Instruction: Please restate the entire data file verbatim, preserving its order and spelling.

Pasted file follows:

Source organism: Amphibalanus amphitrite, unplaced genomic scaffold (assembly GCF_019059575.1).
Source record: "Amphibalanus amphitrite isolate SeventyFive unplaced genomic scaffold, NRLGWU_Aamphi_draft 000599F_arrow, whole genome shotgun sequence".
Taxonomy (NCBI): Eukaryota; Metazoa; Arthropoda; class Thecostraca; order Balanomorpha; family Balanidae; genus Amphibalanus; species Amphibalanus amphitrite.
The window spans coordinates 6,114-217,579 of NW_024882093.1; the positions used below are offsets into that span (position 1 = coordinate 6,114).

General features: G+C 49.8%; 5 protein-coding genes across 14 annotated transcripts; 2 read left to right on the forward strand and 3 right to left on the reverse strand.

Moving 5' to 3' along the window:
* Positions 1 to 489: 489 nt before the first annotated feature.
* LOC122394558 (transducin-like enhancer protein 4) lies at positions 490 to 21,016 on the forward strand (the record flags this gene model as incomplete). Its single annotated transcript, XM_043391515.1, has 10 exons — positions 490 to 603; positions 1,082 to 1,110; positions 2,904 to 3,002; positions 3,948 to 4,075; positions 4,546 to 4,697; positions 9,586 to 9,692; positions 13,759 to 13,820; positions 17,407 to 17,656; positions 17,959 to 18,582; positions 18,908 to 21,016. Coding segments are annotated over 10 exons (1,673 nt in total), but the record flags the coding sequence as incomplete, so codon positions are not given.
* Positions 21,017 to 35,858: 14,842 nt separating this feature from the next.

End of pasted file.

Source organism: Amphibalanus amphitrite, unplaced genomic scaffold (assembly GCF_019059575.1).
Source record: "Amphibalanus amphitrite isolate SeventyFive unplaced genomic scaffold, NRLGWU_Aamphi_draft 000599F_arrow, whole genome shotgun sequence".
Taxonomy (NCBI): Eukaryota; Metazoa; Arthropoda; class Thecostraca; order Balanomorpha; family Balanidae; genus Amphibalanus; species Amphibalanus amphitrite.
The window spans coordinates 6,114-217,579 of NW_024882093.1; the positions used below are offsets into that span (position 1 = coordinate 6,114).

General features: G+C 49.8%; 5 protein-coding genes across 14 annotated transcripts; 2 read left to right on the forward strand and 3 right to left on the reverse strand.

Moving 5' to 3' along the window:
* Positions 1 to 489: 489 nt before the first annotated feature.
* LOC122394558 (transducin-like enhancer protein 4) lies at positions 490 to 21,016 on the forward strand (the record flags this gene model as incomplete). Its single annotated transcript, XM_043391515.1, has 10 exons — positions 490 to 603; positions 1,082 to 1,110; positions 2,904 to 3,002; positions 3,948 to 4,075; positions 4,546 to 4,697; positions 9,586 to 9,692; positions 13,759 to 13,820; positions 17,407 to 17,656; positions 17,959 to 18,582; positions 18,908 to 21,016. Coding segments are annotated over 10 exons (1,673 nt in total), but the record flags the coding sequence as incomplete, so codon positions are not given.
* Positions 21,017 to 35,858: 14,842 nt separating this feature from the next.